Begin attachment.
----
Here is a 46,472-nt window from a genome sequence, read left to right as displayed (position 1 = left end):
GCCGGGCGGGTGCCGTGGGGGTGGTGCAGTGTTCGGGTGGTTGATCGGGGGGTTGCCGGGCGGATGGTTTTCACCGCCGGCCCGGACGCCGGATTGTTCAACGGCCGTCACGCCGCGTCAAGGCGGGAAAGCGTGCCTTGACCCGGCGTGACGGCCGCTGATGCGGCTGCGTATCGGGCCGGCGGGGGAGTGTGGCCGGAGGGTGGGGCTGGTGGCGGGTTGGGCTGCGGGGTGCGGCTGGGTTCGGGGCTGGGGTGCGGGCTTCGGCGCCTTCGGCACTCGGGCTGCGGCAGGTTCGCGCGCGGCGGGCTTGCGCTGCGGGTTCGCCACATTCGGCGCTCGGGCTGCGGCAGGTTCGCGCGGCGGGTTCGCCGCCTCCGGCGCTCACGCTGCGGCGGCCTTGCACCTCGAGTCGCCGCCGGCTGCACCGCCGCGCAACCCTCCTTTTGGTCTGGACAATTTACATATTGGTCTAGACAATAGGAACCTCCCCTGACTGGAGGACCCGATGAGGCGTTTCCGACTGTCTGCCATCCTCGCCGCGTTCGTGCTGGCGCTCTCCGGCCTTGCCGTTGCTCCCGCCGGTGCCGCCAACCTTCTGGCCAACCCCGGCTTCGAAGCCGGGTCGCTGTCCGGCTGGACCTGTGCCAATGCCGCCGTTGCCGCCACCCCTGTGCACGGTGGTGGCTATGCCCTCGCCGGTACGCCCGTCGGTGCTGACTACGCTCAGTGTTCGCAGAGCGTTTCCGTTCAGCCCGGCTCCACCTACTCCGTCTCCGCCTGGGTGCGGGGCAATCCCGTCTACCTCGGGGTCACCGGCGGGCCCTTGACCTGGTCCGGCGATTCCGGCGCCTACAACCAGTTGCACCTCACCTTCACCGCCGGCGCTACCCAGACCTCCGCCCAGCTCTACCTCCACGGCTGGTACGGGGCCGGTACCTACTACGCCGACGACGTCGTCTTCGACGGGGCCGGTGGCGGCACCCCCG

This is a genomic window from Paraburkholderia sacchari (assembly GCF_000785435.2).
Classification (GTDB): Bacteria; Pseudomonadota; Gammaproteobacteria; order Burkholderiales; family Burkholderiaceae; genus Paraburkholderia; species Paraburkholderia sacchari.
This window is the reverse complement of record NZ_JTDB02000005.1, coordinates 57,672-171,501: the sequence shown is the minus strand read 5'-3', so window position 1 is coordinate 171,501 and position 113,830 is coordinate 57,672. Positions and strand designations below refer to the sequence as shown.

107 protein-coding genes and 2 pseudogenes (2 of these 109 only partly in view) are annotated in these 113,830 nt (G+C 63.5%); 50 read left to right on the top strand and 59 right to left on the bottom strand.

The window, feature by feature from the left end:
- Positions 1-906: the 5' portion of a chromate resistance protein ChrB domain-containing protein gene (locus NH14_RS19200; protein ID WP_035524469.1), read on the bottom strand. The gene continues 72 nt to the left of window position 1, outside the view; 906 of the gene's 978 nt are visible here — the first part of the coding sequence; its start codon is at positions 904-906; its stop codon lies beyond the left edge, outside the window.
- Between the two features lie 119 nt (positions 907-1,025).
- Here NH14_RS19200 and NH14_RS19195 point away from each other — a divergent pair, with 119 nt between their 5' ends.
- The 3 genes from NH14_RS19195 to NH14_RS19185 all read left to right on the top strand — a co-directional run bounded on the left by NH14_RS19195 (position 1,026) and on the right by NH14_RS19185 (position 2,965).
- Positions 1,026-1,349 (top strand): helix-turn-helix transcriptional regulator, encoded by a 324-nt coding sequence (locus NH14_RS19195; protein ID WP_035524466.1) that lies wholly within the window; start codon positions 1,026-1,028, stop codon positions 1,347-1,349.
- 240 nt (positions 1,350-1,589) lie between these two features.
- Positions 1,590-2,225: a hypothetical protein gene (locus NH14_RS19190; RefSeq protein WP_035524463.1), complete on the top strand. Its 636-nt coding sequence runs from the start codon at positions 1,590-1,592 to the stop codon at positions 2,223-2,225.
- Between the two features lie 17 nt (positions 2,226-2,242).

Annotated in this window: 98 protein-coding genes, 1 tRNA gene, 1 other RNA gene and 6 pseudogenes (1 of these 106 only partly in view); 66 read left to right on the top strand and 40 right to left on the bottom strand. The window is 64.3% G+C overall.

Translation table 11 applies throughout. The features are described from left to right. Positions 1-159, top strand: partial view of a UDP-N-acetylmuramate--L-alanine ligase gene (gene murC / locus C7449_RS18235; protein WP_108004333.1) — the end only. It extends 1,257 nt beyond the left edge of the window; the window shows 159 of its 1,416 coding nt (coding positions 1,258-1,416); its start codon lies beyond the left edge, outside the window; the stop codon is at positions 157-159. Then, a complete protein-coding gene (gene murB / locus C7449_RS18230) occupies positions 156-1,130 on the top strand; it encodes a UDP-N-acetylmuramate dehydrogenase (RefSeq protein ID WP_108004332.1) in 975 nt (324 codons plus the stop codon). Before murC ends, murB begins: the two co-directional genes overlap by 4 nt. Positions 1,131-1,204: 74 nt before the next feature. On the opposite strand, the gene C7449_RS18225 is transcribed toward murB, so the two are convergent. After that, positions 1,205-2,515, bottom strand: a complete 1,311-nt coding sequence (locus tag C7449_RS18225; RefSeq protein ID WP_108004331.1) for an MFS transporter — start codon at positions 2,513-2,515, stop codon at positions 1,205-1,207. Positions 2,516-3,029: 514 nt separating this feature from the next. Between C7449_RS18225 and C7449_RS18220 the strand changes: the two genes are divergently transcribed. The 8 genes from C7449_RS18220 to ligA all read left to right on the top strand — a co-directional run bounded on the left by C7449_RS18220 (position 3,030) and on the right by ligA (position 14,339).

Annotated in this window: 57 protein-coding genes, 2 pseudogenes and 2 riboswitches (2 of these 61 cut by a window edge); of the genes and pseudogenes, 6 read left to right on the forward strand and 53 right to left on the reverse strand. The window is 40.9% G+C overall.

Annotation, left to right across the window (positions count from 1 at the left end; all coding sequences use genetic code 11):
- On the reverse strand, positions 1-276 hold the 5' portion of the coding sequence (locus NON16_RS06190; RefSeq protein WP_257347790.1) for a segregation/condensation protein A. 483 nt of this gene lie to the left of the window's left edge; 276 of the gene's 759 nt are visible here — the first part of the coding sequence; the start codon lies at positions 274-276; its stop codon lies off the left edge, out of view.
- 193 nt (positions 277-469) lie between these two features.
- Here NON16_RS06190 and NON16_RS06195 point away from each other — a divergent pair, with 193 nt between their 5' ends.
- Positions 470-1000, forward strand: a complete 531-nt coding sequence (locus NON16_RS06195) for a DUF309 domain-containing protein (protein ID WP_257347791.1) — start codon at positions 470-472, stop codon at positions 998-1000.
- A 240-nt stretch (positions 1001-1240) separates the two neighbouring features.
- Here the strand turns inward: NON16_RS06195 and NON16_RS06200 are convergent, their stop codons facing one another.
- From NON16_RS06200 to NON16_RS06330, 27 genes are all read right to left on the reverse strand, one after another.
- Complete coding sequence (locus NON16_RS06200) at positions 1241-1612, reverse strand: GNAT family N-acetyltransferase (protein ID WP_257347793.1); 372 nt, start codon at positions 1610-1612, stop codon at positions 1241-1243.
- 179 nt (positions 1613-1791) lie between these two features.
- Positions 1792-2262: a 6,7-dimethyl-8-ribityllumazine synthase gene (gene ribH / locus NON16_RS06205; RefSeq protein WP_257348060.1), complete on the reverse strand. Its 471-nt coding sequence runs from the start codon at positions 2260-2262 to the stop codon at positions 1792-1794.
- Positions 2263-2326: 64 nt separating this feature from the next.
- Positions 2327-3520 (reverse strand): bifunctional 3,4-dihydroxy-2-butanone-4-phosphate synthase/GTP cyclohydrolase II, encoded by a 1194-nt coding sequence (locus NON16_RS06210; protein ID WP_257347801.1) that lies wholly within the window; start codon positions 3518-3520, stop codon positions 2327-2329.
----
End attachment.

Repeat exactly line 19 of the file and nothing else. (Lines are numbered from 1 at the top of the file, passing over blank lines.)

Annotation, left to right across the window (positions count from 1 at the left end; all coding sequences use genetic code 11):